Source: Federal Student Aid. Download printer-friendly version.
FAFSA_IDThe FSA ID, which replaced the Federal Student Aid PIN in May 2015, is the username and password you use when you visit certain U.S. Department of Education websites. When you type in your FSA ID at these sites, you are saying either “Yes, it’s really me” or “Please accept my FSA ID as my signature on this online form.”

How do I get an FSA ID?

Visit StudentAid.gov to create an FSA ID.

Here’s what you need to get your FSA ID:

  • • your Social Security number (you must have an SSN to get an FSA ID)
  • • your full name (must match your Social Security card)
  • • your date of birth

Although you’re not required to provide your e-mail address when you set up your FSA ID, it’ll make retrieving your username and password easier if you forget them. Just make sure you don’t use the same email address as someone else (your parent, for instance). Each e-mail address can be associated with only one FSA ID.

What are some of the uses for my FSA ID?

Among other things, you can use your FSA ID to• sign and submit, correct, and check the status of your online Free Application for Federal Student Aid at fafsa.gov; review what federal student aid you have received in the past by logging in at StudentAid.gov/login; or sign federal student loan documents, complete loan entrance or exit counseling, and/or apply for income-based loan repayment at StudentLoans.gov.

Top FSA ID Tips

  • •Never tell anyone else your FSA ID—not even your parent, child, school official, or loan company representative. Remember, your FSA ID is your signature. Protect it!
  • Create your own FSA ID. Letting someone else create or use your FSA ID can cause problems or delays with your student aid. And never make an FSA ID for someone else.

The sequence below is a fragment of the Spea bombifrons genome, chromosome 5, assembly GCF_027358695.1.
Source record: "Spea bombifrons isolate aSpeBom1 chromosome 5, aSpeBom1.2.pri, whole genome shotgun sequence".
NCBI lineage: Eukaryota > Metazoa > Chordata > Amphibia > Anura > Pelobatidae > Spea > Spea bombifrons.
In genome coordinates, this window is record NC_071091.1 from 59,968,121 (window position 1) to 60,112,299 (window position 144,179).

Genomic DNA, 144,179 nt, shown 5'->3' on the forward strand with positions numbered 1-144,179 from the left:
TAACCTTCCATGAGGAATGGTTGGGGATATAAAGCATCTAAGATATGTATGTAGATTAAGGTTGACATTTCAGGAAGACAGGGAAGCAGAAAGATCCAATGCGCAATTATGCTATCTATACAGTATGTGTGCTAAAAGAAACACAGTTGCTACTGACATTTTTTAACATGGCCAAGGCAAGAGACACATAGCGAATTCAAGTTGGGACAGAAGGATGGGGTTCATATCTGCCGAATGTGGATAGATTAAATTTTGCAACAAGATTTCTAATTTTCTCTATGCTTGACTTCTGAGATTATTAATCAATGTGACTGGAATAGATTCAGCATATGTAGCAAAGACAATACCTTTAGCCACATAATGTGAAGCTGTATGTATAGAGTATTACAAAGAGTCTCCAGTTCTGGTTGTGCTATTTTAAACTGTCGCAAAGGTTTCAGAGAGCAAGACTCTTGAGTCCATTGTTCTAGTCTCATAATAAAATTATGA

• •You’ll use your FSA ID every year you fill out a FAFSA and for the lifetime of any loans. So be sure to take a little time while making it to create a memorable username, password, and answers to your “challenge questions.” Keep your FSA ID in a safe place, or memorize it.
  • •One of your parents might need an FSA ID as well. If you need to provide information about your parents on the FAFSA, one of your parents will have to sign the application. Your parent can create an FSA ID and then sign the FAFSA electronically using that FSA ID. Not sure whether you will need to put your parents’ information on the FAFSA? Check out StudentAid.gov/dependency.
  • •Each e-mail address can be associated with only one FSA ID. If you share an e-mail address with someone else, only one of you will be able to use that e-mail address to create an FSA ID. So, for instance, if you’re a dependent student, and you and your mom share an e-mail address, one of you should use a different e-mail address when creating an FSA ID.
  • If you had a Federal Student Aid PIN, you can link that with your FSA ID and use your FSA ID immediately on any of the websites that require it. If you didn’t have a PIN, or didn’t link it to your FSA ID, at first you will only be able to use your FSA ID to complete, sign, and submit an original FAFSA. Within one to three days of creating your FSA ID, you should receive an e-mail indicating that you may now use your FSA ID for all of its purposes—including to submit a Renewal FAFSA.